Ouch. For his part, Buswell retorted that he had never said such things, had never been anything but friendly and helpful to Jones’s new school. What he had done, Buswell admitted, was protest against the sin-friendly policies at Bob Jones College. For those who don’t know their Wheaton history, it may come as a shock to find out that in the early days, Wheaton accused Bob Jones of not being fundamentalist enough. Wheaton’s President Buswell had critiqued Bob Jones’s new school in a review of a book of Jones’s sermons. The sermons themselves were first-rate, Buswell wrote.

But Dr. Jones, let me ask you a question or two. Your own educational program is reeking with theatricals and grand opera, which lead young people, as I know, and as you ought to know, into a worldly life of sin.

Double ouch.

Things never got much better from that point on. Bob Jones Jr., son of the founder and second president of Bob Jones University, told a story of his father’s traveling days. One time, Jones Sr. was on a train with some Wheaton students. One of the students, “trying to be very smart,” asked Jones how Bob Jones College could allow dramatic productions and still call itself fundamentalist. As Bob Jones Jr. explained,

Wheaton used to turn up their self-righteous noses at our drama, but they played inter-collegiate football, which we had had to give up at Bob Jones University because we found the people were betting on our games, littering our campus with whiskey bottles when they came out to see us play; and we found that inter-collegiate athletics were a definite blight to our spiritual lives.

By the 1970s, the relationship turned from one of frigid civility to outright hostility. In 1974, Bob Jones III officially changed the status of Wheaton in BJU’s internal coding system from “Friendly” to “Unfriendly.” Jones’s secretary explained the shift in an internal memo:

The above school or organization has been coded “F”; however, Dr. Bob III, has changed the code now to “U” to make our coding system more consistent. It has been a problem for some people because an organization or school would be coded “F” but we would treat them like “U” people.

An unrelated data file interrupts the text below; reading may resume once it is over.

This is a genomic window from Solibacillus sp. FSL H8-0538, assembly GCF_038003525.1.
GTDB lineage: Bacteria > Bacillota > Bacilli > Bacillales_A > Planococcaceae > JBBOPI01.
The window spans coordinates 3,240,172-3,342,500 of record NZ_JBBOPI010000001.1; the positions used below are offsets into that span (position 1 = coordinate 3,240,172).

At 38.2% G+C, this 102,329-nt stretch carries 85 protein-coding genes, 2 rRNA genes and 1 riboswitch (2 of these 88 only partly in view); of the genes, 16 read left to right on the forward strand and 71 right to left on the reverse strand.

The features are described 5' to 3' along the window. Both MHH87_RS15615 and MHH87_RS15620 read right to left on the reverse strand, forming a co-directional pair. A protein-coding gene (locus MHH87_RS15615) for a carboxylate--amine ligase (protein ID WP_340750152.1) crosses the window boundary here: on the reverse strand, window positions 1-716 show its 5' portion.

From that point on, BJU officials would not even maintain their polite façade of cooperation with Wheaton officials. In 1977, an administrator from Wheaton wrote to Bob Jones III to ask for guidance in establishing a student drama program. He asked if Jones would offer some tips from its long experience with such programs. Through a secretary, Jones informed the Wheaton official, “because of the Neo-Orthodox position of Wheaton College, we are unable to give you the assistance you request.”

Pettit visits wheaton 2

No self-righteous noses here…

Given that protracted and ugly history, President Pettit’s visit to Wheaton’s campus seems revolutionary indeed.

Have things turned a corner? Does President Pettit’s visit really signal a thaw in this long evangelical cold war? Several signs point to yes.

First of all, Pettit is no Jones. For the first time in the history of BJU, the school is not led by a direct descendant of the founder. Maybe that gives Pettit a little more wiggle room to ignore family feuds.

Also, BJU is changing. It now claims accreditation as well as athletic teams. It has apologized for its history of racism.

Wheaton is changing, too. As did BJU in the 1970s and 1980s, Wheaton has tussled with the federal government. Just as BJU did in the 1980s, Wheaton insists that its religious beliefs must give it some leeway when it comes to federal rules.

If Wheaton sees itself pushed a little more out of the mainstream, and Bob Jones University pushes itself a little more toward that mainstream, they might just meet somewhere in the middle. There will always be some jealousy between these two giants of evangelical higher education, but it seems possible that the worst of the fundamentalist feud may have passed.